The Cardinal of Mauritius, a bird species endemic to Mauritius, is in great danger of extinction. The oil spill that occurred on July 25th, 2020 in the broad south-east of the island polluted and contaminated the habitat of this small bird whose existence was already threatened by human activities. Estimated at just over 200 individuals in the wild, the population of this bird species has been reduced to a third in the space of 50 years.
The extinction of an animal species is announced in Mauritius. The foudia rubia, a small bird endemic to Mauritius nicknamed “the cardinal of Mauritius”, is in danger of disappearing from the earth if urgent measures are not taken. This is at least the fear expressed by ecologists two months after the sinking of a Japanese ship off the south-east coast of Mauritius, which resulted in the spillage of more than 1,000 tonnes of fuel oil into the sea and onto the coast. Although the impact of this oil spill is still being assessed, scientists are already talking about the disastrous consequences for a rare species native to the region. “Some of our birds, especially the Cardinal of Mauritius, feed on insects, but also on the nectar of flowers. If the food chain is affected, we think it will disturb our birds and reproduction could be affected,” says Vikash Tatayah, conservation director at the Mauritius Wildlife Foundation, an NGO that works to safeguard biodiversity in Mauritius.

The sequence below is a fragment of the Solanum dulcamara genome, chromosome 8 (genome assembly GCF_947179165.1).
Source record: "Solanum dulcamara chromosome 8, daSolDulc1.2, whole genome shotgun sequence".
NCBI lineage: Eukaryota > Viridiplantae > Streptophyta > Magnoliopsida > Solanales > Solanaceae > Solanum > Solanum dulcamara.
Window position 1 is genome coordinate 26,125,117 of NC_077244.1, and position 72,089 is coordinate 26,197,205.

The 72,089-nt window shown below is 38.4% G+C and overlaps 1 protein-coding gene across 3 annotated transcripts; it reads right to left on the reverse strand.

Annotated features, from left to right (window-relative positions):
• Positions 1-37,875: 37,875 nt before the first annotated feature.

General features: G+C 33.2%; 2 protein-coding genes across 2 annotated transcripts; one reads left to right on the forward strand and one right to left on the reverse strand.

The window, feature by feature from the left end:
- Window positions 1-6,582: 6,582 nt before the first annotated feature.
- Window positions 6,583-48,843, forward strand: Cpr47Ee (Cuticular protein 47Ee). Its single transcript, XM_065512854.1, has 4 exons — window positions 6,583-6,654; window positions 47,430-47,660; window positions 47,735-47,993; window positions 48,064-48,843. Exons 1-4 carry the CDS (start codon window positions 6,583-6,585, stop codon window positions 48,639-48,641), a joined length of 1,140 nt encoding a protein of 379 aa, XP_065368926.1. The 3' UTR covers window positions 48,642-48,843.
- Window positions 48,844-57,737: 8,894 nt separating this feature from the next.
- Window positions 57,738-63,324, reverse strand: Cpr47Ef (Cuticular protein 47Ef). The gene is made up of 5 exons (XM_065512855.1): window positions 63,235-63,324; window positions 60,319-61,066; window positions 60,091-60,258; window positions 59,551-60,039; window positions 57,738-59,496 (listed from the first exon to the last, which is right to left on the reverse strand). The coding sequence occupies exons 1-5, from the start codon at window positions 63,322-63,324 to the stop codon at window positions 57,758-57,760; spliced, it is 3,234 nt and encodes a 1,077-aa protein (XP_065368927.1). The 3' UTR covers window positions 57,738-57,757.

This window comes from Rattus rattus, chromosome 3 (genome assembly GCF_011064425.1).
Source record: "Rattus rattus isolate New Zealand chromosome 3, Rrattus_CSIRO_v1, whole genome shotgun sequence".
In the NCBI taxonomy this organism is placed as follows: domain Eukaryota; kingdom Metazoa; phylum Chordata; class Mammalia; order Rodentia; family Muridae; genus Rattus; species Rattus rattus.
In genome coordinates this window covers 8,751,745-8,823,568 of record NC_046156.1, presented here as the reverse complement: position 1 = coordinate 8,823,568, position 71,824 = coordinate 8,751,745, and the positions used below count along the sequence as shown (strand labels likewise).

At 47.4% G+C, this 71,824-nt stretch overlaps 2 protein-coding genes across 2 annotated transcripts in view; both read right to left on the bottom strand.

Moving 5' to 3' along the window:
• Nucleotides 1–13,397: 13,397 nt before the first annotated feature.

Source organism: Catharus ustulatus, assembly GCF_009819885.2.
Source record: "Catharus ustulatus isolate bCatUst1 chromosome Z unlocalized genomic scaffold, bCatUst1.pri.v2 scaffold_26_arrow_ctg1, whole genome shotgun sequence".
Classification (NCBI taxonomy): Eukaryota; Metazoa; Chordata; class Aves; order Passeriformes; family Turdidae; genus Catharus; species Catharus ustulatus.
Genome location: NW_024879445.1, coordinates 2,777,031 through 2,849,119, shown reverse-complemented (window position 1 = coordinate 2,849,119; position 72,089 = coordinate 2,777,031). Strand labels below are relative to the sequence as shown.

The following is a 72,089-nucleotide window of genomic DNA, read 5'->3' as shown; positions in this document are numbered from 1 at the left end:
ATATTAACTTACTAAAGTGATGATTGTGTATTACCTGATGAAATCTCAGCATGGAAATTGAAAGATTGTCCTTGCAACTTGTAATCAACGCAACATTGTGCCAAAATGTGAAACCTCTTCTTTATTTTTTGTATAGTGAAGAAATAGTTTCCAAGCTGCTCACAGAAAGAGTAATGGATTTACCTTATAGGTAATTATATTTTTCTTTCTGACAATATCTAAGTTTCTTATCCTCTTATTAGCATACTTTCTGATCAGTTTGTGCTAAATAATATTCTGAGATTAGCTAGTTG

Indeed, the habitat and food sources of the Cardinal of Mauritius – mangrove forests, sea grass beds and coral reefs – have been polluted and contaminated by oil, making the bird’s daily life more difficult. Housed in the list of the 100 most endangered species in the world drawn up by the International Union for Conservation of Nature (IUCN) in 2012, the Cardinal of Mauritius was already under threat due to the destruction of its habitat and predation. The bird nearly disappeared, due to deforestation, rats and other harmful species brought by man. In 2003, there were just over 200 Mauritian cardinals on the island, compared to over 700 in the Mauritian forests 30 years earlier.
Several biodiversity hotspots have been contaminated by the oil spill
In addition to the threat of extermination of endemic species, the oil spill that occurred on July 25th, 2020 in the broad south-east of Mauritius has weakened the unique fauna of this island, which depends on the connections between reefs, lagoons, sea grass beds and mangroves. The oil had spread just in front of a nature reserve (Ile aux Aigrettes), a few kilometres from a marine park (Blue Bay) and close to a wetland of international importance (the Pointe d’Esny, a Ramsar listed site).
In order to limit the damage caused by this disaster, clean-up operations on the beach and the sponging of fuel oil into the sea are continuing. These efforts are supported by the international community, such as the African Development Bank (AfDB), which has released 500,000 dollars to assist the authorities in this crisis. However, Vikash Tatayah warns that “intensive cleaning can render the coasts sterile, and prevent the re-colonisation of algae and molluscs in the reefs”. There is a glimmer of hope, however,” the ecologist continues, “there are microbes in nature that will digest the oil product as the waves and winds roll by. But it can sometimes take months or years…”